Stan & Ollie have set up their own electrical repair store. Unfortunately, for them, the grocery store opposite is run by the man & wife they encountered with in Them Thar Hills (1935). ... See full summary »
Tom the Piper's Son is about to marry Mary Quite Contrary. On the eve of their wedding, evil miser Barnaby hires two henchmen to drown Tom and steal Mary's sheep, cared for by Little Bo ... See full summary »
Stan and Ollie are charged with delivering the deed to a valuable gold mine to the daughter of a dead prospector. However they reckon without the machinations of her evil guardian Mickey ... See full summary »
Two sailors on leave, Stanley and Oliver meet two girls at a park and invite them to have a soda. Unfortunately, the boys have only enough money to split theirs, a point which Oliver can't ... See full summary »
Two escaped convicts (Laurel & Hardy) change clothes in the getaway car, but wind up wearing each other's pants. The rest of the film involves their trying to exchange pants, in alleys, in ... See full summary »
Ollie Dee and Stanley Dum try to borrow money from their employer, the toymaker, to pay off the mortgage on Mother Peep's shoe and keep it and Little Bo Peep from the clutches of the evil Barnaby. When that fails, they trick Barnaby into marrying Stanley Dum instead of Bo Peep. Enraged, Barnaby unleashes the bogeymen from their caverns to destroy Toyland. Written by
Paul Penna <email@example.com>
An extra named John Wood sued Stan Laurel and his stunt double, Ham Kinsey, claiming back injuries after Laurel and Kinsey threw him in the ducking pond on the set. The lawsuit specified $40,500 in damages, but was settled out-of-court. See more »
At the very end of the song "Never Mind Bo-Peep" (just after the crowd disperses, and only Tom-Tom and Bo-Peep remain), Tom-Tom is wearing a ring on his right hand (perhaps a wedding band?) It disappears when he sits down next to Bo-Peep, and isn't seen again for the rest of the movie. See more »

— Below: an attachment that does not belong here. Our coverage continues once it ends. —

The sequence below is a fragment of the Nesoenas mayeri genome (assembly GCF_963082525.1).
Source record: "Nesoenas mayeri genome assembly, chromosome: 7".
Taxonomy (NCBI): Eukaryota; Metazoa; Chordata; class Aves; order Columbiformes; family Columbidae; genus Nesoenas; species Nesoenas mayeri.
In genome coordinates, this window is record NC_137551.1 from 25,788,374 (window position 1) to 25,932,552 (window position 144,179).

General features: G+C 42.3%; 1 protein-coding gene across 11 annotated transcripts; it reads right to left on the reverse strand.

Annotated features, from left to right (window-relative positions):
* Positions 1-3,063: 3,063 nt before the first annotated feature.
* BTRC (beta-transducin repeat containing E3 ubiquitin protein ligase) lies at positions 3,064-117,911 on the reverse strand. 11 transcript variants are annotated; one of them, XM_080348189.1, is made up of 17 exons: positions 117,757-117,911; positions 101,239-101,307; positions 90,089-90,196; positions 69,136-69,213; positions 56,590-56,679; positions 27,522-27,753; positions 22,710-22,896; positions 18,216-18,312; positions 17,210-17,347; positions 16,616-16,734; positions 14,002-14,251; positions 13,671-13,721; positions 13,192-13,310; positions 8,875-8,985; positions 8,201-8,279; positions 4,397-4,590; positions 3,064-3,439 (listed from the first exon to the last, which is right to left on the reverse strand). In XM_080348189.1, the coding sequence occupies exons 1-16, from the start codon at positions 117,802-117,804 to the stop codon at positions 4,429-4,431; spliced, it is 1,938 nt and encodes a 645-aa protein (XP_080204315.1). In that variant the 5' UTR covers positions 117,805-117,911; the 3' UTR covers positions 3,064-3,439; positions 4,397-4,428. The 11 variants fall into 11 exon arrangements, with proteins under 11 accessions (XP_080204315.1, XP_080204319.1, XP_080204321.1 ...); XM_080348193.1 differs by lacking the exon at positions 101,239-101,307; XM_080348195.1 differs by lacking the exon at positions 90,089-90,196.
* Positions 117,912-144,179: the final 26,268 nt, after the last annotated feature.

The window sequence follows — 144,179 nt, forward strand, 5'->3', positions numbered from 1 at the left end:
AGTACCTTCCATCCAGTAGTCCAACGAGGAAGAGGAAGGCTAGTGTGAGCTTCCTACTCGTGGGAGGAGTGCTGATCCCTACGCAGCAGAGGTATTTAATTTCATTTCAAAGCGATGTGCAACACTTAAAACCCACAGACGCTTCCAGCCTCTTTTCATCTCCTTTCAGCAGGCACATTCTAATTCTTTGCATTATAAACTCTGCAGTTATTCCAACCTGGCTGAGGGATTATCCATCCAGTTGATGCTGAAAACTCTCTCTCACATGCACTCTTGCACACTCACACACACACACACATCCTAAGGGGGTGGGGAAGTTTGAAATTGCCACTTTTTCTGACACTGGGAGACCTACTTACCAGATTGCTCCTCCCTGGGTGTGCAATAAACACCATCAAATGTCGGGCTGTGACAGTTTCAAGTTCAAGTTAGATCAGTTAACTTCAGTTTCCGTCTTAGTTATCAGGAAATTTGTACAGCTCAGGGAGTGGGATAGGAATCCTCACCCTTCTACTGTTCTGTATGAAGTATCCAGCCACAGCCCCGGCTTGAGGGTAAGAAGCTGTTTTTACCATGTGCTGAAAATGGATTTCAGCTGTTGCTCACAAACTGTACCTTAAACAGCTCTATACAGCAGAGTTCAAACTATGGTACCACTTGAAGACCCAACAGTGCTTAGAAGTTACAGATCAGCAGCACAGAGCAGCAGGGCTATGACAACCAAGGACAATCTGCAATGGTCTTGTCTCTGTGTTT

Laurel & Hardy's BABES IN TOYLAND is to Hal Roach Studios as what THE WIZARD OF OZ is to Metro-Goldwyn-Mayer.
Christmas comes but once a year. Of course we think of Frank Capra's IT'S A WONDERFUL LIFE (1946), which until recently had been thought to be in public domain. It was subject to almost constant showings. From Thanksgiving until New Year's, it was run on any channel and was. (We even remember seeing it run on 2 channels, simultaneously!)
Well, due to some technicality concerning the music's not being out of copyright straightened out that Public Domain business. But that, Schultz, is another Story!
Other Seasonal Favourites include: WHITE Christmas (1954), Christmas IN CONNECTICUT(1945), A CHARLIE BROWN Christmas (1965), HOW THE GRINCH STOLE Christmas (1966), Jean Shephard's A Christmas STORY (1983), MEET JOHN DOE (1941)*, GOING MY WAY (1944)*, THE BELLS OF ST. MARY'S (1945)* and Charles Dickens'A Christmas CAROL (all versions).
One film that makes its appearance with out any fanfare each Yuletide is BABES IN TOYLAND aka MARCH OF THE WOODEN SOLDIERS (Hal Roach/MGM, 1934). The Musical Fantasy, based on the Victor Herbert Operetta, first performed on October 13, 1903. Its premiere was at the Majestic Theater, on Broadway in New York City. Much of the music that was retained for the film was very well known to the general public.
The Movie of BABES IN TOYLAND takes the characters of Tweedle-Dumb and Tweedle Dee, prominent in English literature even before being featured in Lewis Carroll's ALICE IN WONDERLAND; and transforms into Stannie-Dumb & Ollie-Dee. It was a near perfect adaptation; putting Laurel & Hardy right in the story, both as Mother Goose type characters and in their familiar roles.